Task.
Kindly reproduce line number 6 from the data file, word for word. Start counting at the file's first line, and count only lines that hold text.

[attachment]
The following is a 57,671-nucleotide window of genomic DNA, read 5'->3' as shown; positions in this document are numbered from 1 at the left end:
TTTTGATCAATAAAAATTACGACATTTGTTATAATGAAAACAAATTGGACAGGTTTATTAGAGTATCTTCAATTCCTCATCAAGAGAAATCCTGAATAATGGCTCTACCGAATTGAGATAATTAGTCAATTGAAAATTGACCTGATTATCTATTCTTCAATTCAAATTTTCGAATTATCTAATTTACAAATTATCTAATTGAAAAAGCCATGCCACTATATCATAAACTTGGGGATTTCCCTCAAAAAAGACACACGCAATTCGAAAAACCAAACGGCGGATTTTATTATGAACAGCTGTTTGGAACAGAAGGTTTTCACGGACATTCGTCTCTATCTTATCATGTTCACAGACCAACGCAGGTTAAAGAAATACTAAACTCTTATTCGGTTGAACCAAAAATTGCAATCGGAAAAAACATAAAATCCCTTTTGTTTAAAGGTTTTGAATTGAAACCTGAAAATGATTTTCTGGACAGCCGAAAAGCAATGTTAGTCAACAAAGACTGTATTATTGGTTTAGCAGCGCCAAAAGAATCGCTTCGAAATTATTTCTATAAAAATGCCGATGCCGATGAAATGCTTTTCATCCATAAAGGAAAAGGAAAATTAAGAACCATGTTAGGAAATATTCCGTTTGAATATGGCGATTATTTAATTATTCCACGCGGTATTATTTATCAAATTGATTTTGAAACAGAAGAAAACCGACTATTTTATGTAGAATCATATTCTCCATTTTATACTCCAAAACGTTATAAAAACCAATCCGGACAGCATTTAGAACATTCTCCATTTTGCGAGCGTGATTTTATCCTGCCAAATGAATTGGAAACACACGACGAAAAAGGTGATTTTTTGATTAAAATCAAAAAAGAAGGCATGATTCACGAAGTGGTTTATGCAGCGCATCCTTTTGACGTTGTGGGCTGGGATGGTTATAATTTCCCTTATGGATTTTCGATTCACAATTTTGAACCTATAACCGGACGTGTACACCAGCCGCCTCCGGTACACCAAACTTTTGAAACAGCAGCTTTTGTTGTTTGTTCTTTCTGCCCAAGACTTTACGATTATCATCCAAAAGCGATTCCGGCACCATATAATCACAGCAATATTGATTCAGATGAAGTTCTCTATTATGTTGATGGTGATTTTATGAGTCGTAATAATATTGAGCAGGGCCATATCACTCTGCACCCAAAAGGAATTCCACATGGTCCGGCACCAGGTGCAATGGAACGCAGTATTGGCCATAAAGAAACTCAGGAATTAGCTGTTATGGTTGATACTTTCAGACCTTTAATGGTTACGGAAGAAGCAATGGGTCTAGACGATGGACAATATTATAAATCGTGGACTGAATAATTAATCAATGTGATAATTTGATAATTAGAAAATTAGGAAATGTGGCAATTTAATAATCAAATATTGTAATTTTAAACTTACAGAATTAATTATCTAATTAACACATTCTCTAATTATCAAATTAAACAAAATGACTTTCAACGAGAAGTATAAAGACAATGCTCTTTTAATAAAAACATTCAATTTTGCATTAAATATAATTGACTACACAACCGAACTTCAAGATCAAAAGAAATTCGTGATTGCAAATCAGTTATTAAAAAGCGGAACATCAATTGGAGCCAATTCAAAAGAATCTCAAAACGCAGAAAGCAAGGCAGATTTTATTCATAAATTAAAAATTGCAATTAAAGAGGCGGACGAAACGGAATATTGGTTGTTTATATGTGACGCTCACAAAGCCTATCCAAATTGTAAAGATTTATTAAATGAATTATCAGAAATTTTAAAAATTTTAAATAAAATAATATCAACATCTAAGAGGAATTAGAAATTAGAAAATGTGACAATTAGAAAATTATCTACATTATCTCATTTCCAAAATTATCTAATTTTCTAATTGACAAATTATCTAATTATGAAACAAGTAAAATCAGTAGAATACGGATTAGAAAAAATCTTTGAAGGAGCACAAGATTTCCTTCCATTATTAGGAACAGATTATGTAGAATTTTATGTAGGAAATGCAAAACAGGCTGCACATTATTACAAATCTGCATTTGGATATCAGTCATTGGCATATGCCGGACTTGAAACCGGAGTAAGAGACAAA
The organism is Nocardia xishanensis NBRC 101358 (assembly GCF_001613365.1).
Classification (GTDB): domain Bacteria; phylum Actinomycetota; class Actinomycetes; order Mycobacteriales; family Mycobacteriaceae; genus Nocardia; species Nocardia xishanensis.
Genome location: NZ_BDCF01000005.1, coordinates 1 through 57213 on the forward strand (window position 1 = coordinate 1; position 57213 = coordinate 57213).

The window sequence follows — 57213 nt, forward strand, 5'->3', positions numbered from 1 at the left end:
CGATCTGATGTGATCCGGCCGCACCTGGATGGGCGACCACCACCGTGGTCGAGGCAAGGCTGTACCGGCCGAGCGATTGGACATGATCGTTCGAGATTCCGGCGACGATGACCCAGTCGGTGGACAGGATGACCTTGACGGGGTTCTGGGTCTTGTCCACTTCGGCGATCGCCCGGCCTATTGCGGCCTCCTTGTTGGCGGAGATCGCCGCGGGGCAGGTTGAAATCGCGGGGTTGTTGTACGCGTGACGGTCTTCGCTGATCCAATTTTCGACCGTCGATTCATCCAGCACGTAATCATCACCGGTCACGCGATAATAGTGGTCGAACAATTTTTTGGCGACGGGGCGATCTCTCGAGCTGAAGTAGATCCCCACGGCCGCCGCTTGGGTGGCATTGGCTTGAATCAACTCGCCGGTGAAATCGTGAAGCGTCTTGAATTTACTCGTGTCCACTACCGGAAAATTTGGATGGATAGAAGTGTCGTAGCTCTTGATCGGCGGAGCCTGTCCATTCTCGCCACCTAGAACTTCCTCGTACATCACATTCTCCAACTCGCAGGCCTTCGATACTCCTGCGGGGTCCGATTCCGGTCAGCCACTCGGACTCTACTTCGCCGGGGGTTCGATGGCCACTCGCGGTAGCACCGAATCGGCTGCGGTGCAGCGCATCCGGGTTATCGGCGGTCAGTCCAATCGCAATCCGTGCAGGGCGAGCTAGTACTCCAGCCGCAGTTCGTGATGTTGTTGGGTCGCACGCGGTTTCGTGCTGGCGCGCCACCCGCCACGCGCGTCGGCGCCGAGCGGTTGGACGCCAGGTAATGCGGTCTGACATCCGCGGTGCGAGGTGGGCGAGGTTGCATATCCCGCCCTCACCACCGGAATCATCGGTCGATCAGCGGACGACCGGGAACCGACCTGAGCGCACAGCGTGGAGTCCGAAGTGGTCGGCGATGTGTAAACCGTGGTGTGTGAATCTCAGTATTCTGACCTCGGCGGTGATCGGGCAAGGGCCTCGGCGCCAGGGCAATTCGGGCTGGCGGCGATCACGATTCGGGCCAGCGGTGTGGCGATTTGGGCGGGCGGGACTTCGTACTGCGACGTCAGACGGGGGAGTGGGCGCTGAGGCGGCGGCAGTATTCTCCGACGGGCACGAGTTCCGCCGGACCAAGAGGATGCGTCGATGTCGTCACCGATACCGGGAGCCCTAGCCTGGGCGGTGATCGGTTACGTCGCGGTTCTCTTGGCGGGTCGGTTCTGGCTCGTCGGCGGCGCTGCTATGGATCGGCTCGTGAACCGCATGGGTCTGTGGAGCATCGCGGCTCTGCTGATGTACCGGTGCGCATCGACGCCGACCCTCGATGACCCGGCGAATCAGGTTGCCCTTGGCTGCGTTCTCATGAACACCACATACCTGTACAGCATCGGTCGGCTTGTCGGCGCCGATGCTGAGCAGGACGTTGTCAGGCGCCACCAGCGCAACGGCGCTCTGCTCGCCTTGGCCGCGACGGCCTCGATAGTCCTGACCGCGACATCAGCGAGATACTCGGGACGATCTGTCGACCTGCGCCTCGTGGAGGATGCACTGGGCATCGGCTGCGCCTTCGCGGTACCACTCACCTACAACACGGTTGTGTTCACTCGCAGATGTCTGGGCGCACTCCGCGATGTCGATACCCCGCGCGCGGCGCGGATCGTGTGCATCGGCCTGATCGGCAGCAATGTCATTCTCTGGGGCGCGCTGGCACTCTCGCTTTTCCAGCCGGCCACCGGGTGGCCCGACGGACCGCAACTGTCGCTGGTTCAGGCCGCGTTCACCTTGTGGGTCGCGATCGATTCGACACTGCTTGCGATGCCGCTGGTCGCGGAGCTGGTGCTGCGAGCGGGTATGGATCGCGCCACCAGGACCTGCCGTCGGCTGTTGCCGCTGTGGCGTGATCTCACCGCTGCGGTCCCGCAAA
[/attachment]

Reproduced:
The window sequence follows — 57213 nt, forward strand, 5'->3', positions numbered from 1 at the left end: